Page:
Hackney Council is refusing to release fire safety ratings for Hackney schools after inspections carried out in the wake of the Grenfell Tower fire.
When compiling details about fire safety in schools for the Department for Education, after June’s fatal blaze in a west London block of flats, the council generated a Red-Amber-Green (RAG) rating for each school in Hackney.
This was recorded in the council’s September report on its response to the Grenfell fire.
However, Hackney Council is refusing to release these ratings to the public.
A spokesperson said: “We have a record of the RAG ratings but this is not intended for public use as it includes technical data and is used by officers.”
The council also said it has “no plans to publish” a report by the Local Education Partnership (LEP) about cladding and insulation in Hackney schools, saying the report is “still being reviewed”.
A Hackney Council spokesperson said: “The safety of pupils is a key priority and if there were any concerns about fire safety, action would be taken immediately.
“We are satisfied that all community schools have appropriate fire safety plans in place and that no buildings have cladding that could pose a risk.”
Sprinkers and cladding
When asked if the council has plans to retrofit sprinklers into Hackney schools, the spokesperson said: “The council does not have immediate plans to retrofit sprinklers to existing school buildings.”
London Fire Brigade Commissioner Dany Cotton has called for sprinklers being retrofitted into high-rise housing blocks, echoing the 2011 coroner’s report into the 2009 Lakanal House fire in Southwark. Hackney MP Diane Abbott also supports the move.
Cladding is believed to have been responsible for the Grenfell Tower fire spreading so quickly. Hackney’s Grenfell report says the LEP found “small amounts of ACL [aluminum cladding material] panelling” in some schools.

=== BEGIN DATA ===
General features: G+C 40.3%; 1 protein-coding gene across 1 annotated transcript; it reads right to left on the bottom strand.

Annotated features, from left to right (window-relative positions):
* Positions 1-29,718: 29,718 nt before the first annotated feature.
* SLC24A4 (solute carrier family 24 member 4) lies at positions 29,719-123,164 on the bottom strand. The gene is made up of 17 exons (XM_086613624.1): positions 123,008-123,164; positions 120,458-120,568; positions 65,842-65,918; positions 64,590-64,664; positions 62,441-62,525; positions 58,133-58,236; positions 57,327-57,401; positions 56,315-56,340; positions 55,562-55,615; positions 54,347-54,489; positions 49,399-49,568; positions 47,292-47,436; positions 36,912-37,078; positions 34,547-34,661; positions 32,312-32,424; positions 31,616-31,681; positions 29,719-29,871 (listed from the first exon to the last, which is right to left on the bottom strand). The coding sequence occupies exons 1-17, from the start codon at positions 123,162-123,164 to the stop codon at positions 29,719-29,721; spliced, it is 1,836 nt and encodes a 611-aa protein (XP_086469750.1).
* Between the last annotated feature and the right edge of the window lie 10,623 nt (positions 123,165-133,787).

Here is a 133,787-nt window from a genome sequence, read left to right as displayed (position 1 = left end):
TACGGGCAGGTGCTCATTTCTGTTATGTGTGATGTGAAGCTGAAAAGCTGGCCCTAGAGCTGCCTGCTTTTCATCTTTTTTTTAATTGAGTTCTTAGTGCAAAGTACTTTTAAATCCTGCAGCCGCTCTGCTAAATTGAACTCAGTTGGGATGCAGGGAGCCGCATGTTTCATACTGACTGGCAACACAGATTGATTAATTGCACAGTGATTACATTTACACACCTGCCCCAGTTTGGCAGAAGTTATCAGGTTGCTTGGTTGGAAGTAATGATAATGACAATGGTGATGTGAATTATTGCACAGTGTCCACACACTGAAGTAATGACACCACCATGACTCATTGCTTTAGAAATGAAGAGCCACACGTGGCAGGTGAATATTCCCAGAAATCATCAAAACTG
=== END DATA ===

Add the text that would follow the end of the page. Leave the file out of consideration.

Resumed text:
When asked, the council declined to say which schools, claiming that the schools are safe and would be notified once the LEP report is reviewed.
A spokesperson said: “The presence of ACM in schools is extremely limited.
“Schools operate in a very different way compared residential towers, given they are generally relatively low level buildings, with multiple exit points, and significant numbers of adults supervising during their operational hours.
“If the council had considered that there was a risk from ACM it would already have taken action with school’s full knowledge and agreement.
They added: “The report is being reviewed and once this is completed, schools will be contacted.
“We are confident that the overall fire strategy for each school is appropriate and provides a safe environment for all building users.”
Fire Risk Assessments
When asked by the Citizen to provide the Fire Risk Assessments (FRAs) for each school – a separate check on school fire safety – a council spokesperson said: “The completion of fire risk assessments is a school responsibility.
“The individual schools would need, therefore, to agree to release that information.”
The council claims it told the Department for Education that “all schools have an up-to-date Fire Risk Assessment”.
The council’s Grenfell report said the council wrote to schools reminding them to carry out regular FRAs, and suggesting that “those which had not undertaken one in the 2016-17 academic year should consider doing so as soon as possible”.
As reported by the Citizen, Hackney Council is refusing to release FRAs for housing blocks and council buildings carried out before the Grenfell Tower fire.
The council’s publication of new FRAs on its website has been plagued by technical errors, embarrassing revelations, incorrect dates, and a format slammed by disability campaigners for being hard to use.
Update: Hackney Council has apologised for incorrectly telling the Citizen that the RAG ratings were given to the Department for Education. The story has been amended accordingly. You can read the council’s apology here./ 2 October, 2017